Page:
Medical Devices Cleared on Faulty Predicates More Likely to be Recalled

Cardiology devices were among the most common to have passed through a problematic regulatory loophole.

Medical Devices Cleared on Faulty Predicates More Likely to be Recalled

There is a troubling loophole in the US Food and Drug Administration’s 510(k) pathway that allows for the approval of medical devices that are at a higher risk of recall, according to results of two new studies.

While the loophole isn’t new—the Institute of Medicine (IOM) raised an array of concerns about the 510(k) pathway more than a decade ago—the data show that devices approved on the basis of a previously authorized device that had been subject to a class 1 recall are at a significantly higher risk of a subsequent class 1 recall, report investigators.

Better safeguards are needed to prevent problematic devices from getting to market without proper safety evaluations, they say. 

“The pathway is well intentioned,” lead investigator on one of the papers, Kushal T. Kadakia, MSc (Harvard Medical School, Boston, MA), told TCTMD. The 510(k) process is typically a swifter process than the stricter premarket approval (PMA) process, intended to fuel iterative innovation to better help patients. “But this is an example where there is a clear issue in how the law was written that is causing patients harm, and we believe that Congress should take action on it,” he said.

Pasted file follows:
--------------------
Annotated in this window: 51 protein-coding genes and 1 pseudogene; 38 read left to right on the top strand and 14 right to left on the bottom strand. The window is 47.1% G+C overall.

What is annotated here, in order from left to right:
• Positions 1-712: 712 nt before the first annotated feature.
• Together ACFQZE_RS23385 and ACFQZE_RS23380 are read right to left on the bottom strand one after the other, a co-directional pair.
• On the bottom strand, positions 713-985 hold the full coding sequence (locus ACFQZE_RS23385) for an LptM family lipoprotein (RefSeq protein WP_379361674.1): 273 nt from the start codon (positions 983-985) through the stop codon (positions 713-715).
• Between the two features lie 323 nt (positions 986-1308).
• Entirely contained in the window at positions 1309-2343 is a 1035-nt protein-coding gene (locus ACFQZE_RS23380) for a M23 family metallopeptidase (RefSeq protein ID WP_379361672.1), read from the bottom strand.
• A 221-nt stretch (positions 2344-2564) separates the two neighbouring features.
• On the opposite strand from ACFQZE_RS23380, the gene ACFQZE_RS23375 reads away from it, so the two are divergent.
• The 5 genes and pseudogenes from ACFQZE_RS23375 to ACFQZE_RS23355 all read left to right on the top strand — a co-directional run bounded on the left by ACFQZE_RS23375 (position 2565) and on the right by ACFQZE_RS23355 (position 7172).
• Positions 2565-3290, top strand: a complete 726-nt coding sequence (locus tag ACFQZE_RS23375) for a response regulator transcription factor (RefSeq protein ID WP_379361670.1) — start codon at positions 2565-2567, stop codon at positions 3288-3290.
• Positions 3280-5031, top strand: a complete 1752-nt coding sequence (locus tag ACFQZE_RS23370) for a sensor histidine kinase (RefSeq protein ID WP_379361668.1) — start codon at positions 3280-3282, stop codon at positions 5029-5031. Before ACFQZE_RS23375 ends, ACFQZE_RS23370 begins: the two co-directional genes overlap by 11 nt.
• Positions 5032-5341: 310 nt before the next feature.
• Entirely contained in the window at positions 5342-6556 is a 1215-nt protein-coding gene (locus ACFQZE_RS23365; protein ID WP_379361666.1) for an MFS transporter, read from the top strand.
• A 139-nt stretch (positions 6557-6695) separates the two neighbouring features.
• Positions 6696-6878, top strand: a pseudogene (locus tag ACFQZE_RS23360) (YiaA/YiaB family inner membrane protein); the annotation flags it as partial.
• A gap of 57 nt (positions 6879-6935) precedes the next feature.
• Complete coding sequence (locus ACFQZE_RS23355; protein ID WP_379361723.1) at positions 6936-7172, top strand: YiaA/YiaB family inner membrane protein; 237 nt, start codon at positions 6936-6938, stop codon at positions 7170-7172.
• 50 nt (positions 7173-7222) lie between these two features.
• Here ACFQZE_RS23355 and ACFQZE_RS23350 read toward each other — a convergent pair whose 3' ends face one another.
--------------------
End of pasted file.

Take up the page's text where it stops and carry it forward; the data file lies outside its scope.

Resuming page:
A second study evaluating various devices cleared via the 510(k) pathway also highlighted safety concerns when using predicate devices that had been recalled. In that analysis, applicant devices that used predicates with ongoing manufacturer-initiated recalls had a 14% higher relative risk of later recall compared other approved devices.  

By law, the FDA does not allow previously approved predicate devices to form the basis of a new 510(k) clearance if that device has been subjected to a mandatory FDA-initiated recall. The problem is that most devices are not recalled by the FDA itself.